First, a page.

Because if even you yourself don’t see any added value in watching vids about that topic then why would your audience? Ok, sometimes an audience is more different from oneself than one thinks. But if they don’t beg you to please, please offer your content in vid form AND if they don’t snatch up the new channel when you try it out for the time you have then you can usually assume that the ARE after all like yourself in this respect and that they really DO dislike watching this type of content as a vid for the same reasons you do.

        Which are probably the same as mentioned in several comments here – there’s no added value in the vids compared to written format but vids are much more impractical for a hectic lifestyle with fragmented time. Written is good because you can always skim (or sneak a peek while in a meeting) and podcasts can be interesting for people with long commutes where they can’t read but can listen (and are bored anyway). Vids don’t fit neither scenario which is why people expect A LOT of added value to invest that amount of time to sit still and watch.

        You know what? Come to think of it there IS a scenario where busy adult people might be interested in a vid – when they do their cardio on the stationary bike. And many gyms do have free WLAN nowadays. But then the vids would need to be a lot more energetic and please crank up the volume, too, because once your blood gets pumping people don’t hear so well anymore (plus there’s usually quite a lot of noise at the gym). But then you’d even get away with 20min or even longer vids because 20mins is considered the min amount of cardio you should do in one sitting by many.

        • jurgenappelo

          Thanks, great input! 🙂

  • Alan Dayley

    I have enjoyed several of the videos. I thank you and your guest for doing them.

    The results you report here are helpful to me. While video can be powerful, you are showing that the “ROI” can be relatively low.

    I am rethinking my own video plans and leaning to podcasts.

    • jurgenappelo

      Great, maybe you can share those ROI experiences with us. 🙂

  • Manuel Pais

    I agree with the time issue mentioned by others.

    Personally I won’t watch a vid (even from someone I respect a lot) unless the topic is straight up my alley of interest. On the other hand I do try to read your daily blog posts regardless of the title because I know more often then not I will find a gem or two in there and it only cost me a few minutes.

    Time is very fragmented these days and attention spans longer than 5 minutes require (or lead people to believe they require) planning for.

  • Flavius Stef

    Also in lean startup terms: could you do more customer discovery? Do you ‘get out of the building’ enough?

    After all, there are on average 200 people watching each video. Who are they? What are their needs? Why do they watch the videos (unlike some commenters to this post, myself included)? How do they find out about the videos?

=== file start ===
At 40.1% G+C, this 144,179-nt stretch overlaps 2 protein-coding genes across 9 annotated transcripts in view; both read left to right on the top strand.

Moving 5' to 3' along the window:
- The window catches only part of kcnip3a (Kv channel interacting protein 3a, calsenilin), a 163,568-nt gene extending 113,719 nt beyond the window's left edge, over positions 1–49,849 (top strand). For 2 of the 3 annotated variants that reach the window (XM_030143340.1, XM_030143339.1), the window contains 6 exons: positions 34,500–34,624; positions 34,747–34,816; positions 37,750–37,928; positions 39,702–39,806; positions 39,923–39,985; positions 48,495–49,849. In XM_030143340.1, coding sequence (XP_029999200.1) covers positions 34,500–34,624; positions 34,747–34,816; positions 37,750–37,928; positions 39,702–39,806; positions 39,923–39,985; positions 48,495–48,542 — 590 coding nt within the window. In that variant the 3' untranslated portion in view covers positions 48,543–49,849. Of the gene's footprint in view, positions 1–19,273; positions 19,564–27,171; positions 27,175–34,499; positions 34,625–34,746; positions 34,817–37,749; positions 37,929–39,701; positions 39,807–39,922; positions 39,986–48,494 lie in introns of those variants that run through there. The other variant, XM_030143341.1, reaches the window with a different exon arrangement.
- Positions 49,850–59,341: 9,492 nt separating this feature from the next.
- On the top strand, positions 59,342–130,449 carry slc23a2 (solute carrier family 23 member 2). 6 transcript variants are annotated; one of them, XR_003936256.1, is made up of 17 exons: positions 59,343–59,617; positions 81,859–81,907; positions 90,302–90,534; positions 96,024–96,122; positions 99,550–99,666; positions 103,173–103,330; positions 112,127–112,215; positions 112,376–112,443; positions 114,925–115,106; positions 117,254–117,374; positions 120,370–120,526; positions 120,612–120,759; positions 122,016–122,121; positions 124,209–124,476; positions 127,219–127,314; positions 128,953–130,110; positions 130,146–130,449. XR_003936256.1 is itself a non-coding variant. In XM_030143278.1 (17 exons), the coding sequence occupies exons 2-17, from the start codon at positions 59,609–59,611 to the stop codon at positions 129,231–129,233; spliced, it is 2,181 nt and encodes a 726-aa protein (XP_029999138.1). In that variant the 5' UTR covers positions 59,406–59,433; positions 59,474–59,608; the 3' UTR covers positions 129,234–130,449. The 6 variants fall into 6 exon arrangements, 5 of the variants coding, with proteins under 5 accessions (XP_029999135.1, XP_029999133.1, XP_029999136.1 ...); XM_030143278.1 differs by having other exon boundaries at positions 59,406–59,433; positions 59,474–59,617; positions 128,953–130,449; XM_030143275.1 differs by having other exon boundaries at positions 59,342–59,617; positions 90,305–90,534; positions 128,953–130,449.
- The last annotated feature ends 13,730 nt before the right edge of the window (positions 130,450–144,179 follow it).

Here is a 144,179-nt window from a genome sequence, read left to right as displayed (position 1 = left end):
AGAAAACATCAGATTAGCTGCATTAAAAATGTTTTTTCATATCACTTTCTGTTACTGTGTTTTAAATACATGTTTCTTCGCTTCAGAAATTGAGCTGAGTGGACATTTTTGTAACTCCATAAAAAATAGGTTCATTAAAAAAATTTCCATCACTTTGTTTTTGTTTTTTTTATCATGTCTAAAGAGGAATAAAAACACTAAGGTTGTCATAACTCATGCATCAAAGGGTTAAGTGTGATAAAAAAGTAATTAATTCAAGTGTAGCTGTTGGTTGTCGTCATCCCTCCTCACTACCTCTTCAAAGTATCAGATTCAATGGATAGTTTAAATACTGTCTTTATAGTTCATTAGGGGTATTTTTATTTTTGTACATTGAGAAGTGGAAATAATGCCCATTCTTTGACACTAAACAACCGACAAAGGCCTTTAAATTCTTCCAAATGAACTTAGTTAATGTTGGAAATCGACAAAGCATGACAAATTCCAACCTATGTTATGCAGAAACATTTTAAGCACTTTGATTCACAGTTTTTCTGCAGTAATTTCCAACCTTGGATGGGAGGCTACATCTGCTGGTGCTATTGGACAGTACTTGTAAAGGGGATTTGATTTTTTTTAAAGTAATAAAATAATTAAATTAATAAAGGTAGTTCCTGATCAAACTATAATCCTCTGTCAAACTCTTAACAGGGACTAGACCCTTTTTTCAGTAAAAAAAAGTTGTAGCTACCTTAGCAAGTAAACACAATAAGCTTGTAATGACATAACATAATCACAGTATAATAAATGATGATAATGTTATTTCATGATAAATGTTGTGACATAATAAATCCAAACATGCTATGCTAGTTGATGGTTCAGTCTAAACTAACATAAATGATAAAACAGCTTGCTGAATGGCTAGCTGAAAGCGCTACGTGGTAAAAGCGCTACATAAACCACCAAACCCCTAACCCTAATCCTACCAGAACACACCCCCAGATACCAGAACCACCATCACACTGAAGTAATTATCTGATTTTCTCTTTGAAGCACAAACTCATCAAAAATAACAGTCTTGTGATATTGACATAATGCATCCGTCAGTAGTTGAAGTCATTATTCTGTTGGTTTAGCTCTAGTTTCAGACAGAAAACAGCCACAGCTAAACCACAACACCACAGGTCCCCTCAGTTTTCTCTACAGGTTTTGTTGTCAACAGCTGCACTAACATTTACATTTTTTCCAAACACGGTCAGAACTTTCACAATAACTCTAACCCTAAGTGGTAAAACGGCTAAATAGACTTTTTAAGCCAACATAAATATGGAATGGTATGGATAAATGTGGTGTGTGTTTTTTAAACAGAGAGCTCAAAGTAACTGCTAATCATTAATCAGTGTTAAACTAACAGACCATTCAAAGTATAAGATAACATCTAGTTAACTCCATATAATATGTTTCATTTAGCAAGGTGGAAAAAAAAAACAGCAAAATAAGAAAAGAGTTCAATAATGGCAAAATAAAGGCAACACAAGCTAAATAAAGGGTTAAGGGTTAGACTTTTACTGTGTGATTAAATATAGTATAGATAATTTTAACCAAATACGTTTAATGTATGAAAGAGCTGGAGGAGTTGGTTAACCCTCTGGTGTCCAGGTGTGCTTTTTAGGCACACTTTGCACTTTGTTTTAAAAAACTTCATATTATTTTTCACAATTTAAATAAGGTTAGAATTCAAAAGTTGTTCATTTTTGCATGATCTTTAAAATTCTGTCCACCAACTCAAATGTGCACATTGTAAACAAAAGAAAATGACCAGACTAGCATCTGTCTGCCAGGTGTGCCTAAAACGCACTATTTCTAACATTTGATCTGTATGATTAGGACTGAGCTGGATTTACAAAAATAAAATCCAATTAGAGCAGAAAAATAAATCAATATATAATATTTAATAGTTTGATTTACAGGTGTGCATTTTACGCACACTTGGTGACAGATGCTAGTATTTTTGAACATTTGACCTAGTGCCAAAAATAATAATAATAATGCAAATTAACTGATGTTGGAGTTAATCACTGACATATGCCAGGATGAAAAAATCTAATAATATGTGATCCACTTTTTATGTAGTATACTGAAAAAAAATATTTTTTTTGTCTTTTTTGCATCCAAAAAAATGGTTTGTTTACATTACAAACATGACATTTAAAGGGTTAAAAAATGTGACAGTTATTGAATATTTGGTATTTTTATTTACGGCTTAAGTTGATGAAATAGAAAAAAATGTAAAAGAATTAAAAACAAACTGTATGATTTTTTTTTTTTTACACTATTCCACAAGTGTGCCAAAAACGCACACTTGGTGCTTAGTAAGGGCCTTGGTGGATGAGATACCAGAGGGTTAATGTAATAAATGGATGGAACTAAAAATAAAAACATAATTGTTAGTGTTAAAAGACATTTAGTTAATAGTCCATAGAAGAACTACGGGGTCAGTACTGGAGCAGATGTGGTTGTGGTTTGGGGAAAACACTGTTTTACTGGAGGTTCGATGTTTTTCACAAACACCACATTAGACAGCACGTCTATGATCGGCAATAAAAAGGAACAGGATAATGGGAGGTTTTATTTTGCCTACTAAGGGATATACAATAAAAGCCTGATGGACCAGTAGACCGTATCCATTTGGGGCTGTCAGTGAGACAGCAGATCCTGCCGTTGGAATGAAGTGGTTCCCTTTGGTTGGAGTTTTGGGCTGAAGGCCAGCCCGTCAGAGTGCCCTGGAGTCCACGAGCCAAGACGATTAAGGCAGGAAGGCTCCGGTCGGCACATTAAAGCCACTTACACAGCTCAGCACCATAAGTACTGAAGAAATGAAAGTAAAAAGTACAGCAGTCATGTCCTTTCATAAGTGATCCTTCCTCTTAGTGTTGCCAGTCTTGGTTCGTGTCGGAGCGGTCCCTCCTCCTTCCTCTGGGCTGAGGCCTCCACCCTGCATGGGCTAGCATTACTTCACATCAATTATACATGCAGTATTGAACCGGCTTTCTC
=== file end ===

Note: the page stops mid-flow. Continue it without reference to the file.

Could you build a persona and pivot around it?

    Hope it helps.

    • jurgenappelo

      Thanks for your suggestion, but in this case I disagree.

      I’ve traveled all over the world and listened to the problems of thousands of people in more than 30 countries in my classes and at conferences. I don’t believe I need any more input about people’s needs. 🙂

      What _I_ need is figure out what are the best channels to reach those people and how to let them know my book(s) offer ideas that could help them.

      And besides, the few people who watched my videos could (theoretically) be entirely the wrong people, who don’t buy my books. In that case I’m not that much interested in their needs. Others may offer coaching or consultancy. 🙂

  • Robie Wood

    I enjoyed the videos. I like “meeting” the authors and hearing a synopsis of their ideas in their own words. So far, I’ve purchased and read four of the books referenced in the discussions. It works for me.

    • jurgenappelo

      Wow, thanks!

  • Lars

    I like to get to “know” these experts in person – but 15 mins. is usually an amount of time that I have hard time finding (connected to the web).
    Also, to find/collect information and insight, I very much prefer reading, as I can pick the speed myself. (That’s why I would never watch the news on TV).
    And from personal experience I know how much hard work videos are – generally the shorter the more work. Doing a transcript of the most important content, would be nice – but gives away the story and is more work.
    So, you’re probably quite stuck – and as you said, you’ve talked to thousands of potential viewers.
    I would weigh in your personal needs a bit more. Enjoy having that talk, use your preparation for it and what you personally take out of it. And then maybe you could use that rainy Saturday per year to do a best of clip, stuff that you find really cool? That would then be a nice video project, I’d definately watch.

  • Parisa Entezami

    You can try the style of InfoQ interviews.

    I mean you can have the video’s in your blog and the content of it can be placed next to it, for those who want to know what’s inside. from the text they can know does it really worth to watch or not?

  • Rini van Solingen